NZJFor Home Search Join Author instructions NZIF website NZJFor Home NZJFor

    ABSTRACT

New Zealand Journal of Forestry (2021) 65(4): 6–11
©New Zealand Institute of Forestry

Feature article
Structure-from-Motion photogrammetry as a tool for harvest residue pile measurement

Luke Riedinger *,1 and Campbell Harvey 2

1 Final year Forest Engineering Honours student, 2020. Corresponding author: lukeariedinger@gmail.com
2 PhD student, School of Forestry, University of Canterbury, Christchurch.
*Corresponding author.

Abstract: The issue of harvest residue management has been brought to the forefront of public knowledge after recent storms. Key to managing residue piles is the ability to measure them in a repeatable manner. This work aims to evaluate the method of Structure-from- Motion (SfM) photogrammetry for determining the bulk volume of piled harvest residues. A series of piles were photographed and reconstructed as Point Clouds and Digital Elevation Models (DEMs) using SfM for the measurement of bulk volume. True dimensions of the piles were well preserved in the models, with most models reproducing to within 0.1 m of actual dimensions. The DEMs, from which bulk volumes were determined, had resolutions ranging from 3.36 to 1.51 cm/pixel. The combination of these factors indicates that the volumes determined from the models were accurate representations of actual pile volumes. It is concluded that SfM photogrammetry is a reasonable method to be employed by harvest managers looking to determine the volume of piled forestry slash. Due to the time involved in processing the imagery, which ranges from 30 minutes to over three hours, it is likely that its use is targeted at high-risk residue piles or as a part of a residue monitoring study.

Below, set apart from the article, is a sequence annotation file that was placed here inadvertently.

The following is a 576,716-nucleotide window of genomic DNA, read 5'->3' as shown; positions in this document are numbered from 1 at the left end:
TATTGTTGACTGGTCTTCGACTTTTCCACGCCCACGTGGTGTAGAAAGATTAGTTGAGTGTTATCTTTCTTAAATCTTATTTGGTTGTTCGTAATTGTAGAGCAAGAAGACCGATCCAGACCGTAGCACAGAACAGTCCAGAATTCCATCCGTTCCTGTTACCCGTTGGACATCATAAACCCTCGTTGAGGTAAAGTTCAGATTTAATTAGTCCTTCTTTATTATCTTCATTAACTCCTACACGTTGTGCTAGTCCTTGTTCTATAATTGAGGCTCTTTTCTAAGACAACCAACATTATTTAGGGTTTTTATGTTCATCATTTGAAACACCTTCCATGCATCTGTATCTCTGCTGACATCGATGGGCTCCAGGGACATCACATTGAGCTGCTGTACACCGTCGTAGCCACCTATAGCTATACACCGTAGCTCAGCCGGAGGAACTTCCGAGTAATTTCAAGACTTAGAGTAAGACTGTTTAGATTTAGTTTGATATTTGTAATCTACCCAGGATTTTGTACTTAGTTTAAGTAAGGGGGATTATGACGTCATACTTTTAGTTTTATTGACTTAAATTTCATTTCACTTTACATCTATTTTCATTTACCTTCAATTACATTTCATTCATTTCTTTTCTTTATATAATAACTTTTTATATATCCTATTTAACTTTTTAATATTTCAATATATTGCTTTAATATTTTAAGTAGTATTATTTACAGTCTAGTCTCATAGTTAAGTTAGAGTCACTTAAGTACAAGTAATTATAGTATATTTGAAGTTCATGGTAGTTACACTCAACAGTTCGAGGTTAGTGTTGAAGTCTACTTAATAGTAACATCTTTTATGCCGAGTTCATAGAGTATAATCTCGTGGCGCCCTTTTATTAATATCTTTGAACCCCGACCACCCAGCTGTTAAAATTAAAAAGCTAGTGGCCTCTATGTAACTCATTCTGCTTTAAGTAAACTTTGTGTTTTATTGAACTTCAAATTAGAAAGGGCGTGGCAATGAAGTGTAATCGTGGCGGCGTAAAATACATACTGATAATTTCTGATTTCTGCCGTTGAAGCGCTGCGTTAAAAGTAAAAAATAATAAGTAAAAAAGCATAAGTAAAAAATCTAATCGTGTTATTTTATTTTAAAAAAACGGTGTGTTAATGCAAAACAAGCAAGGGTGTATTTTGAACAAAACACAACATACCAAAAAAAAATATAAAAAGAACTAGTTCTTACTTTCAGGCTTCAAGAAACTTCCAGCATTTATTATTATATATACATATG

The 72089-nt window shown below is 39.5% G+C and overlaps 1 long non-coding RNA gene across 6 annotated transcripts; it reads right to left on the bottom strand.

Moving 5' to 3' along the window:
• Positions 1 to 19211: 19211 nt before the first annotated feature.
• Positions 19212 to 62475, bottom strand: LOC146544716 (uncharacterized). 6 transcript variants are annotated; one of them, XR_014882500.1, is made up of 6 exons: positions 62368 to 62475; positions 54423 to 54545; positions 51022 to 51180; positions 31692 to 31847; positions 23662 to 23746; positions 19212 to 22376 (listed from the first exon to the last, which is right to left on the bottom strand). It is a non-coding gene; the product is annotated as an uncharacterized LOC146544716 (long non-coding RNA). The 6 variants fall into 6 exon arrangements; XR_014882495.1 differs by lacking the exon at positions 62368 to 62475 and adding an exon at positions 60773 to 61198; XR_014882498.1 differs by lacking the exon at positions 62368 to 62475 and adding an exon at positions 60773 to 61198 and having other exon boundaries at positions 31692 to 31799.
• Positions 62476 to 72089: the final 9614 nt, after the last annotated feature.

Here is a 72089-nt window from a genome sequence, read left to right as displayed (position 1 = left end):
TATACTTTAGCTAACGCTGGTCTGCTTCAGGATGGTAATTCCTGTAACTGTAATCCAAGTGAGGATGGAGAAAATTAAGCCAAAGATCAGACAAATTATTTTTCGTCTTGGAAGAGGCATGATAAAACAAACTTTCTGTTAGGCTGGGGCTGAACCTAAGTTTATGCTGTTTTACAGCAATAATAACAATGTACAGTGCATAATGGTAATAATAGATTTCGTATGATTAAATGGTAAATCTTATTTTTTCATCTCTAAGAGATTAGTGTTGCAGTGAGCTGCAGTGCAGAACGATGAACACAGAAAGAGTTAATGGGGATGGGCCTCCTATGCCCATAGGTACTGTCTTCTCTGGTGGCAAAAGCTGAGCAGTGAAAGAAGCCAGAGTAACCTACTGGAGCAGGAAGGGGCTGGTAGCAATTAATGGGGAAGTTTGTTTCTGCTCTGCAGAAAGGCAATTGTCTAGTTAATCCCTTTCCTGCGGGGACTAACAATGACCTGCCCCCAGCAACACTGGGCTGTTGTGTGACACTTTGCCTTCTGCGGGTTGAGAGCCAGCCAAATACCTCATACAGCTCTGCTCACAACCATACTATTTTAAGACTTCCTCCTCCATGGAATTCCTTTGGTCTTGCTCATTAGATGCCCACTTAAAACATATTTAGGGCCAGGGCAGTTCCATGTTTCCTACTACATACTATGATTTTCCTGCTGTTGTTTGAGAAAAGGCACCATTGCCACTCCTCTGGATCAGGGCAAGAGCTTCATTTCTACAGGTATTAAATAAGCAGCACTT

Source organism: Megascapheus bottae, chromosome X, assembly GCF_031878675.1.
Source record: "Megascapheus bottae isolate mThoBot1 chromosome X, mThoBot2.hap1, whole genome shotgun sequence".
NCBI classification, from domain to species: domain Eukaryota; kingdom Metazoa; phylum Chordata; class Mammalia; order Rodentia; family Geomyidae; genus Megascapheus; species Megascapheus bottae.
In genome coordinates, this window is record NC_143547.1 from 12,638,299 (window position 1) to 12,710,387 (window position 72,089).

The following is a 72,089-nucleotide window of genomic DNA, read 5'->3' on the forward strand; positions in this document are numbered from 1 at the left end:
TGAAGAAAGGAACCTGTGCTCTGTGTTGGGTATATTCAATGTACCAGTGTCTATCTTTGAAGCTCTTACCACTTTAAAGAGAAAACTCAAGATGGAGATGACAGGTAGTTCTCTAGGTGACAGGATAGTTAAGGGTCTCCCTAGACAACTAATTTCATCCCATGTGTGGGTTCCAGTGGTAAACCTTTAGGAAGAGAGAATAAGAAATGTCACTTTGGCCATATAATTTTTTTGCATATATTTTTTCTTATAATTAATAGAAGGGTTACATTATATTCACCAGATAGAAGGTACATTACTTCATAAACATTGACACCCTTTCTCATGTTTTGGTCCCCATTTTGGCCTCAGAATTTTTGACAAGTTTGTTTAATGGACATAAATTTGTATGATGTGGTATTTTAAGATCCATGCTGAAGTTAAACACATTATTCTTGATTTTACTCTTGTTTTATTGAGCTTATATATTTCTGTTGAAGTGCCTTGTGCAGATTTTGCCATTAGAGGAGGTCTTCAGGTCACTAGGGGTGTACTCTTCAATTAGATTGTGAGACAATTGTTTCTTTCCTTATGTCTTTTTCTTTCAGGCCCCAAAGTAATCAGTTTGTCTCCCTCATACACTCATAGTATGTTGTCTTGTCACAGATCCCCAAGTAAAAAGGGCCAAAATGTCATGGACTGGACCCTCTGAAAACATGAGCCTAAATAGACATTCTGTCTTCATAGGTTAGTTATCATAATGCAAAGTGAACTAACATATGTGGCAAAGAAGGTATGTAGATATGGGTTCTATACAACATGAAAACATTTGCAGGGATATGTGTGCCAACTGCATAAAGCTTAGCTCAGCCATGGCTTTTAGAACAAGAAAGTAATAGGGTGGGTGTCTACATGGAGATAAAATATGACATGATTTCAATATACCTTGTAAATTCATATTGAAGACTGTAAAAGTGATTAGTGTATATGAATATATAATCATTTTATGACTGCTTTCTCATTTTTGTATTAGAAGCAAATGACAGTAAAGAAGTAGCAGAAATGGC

(no keywords)


Issues > 65(4) > Abstract
Cover

Get PDF
Download article as 466 KB PDF file

As an issue ≤ 3 years old, access to this article is restricted to subscribers. (All articles from issues > 3 years old are free.)

(You can read PDF files with the free Adobe Acrobat Reader)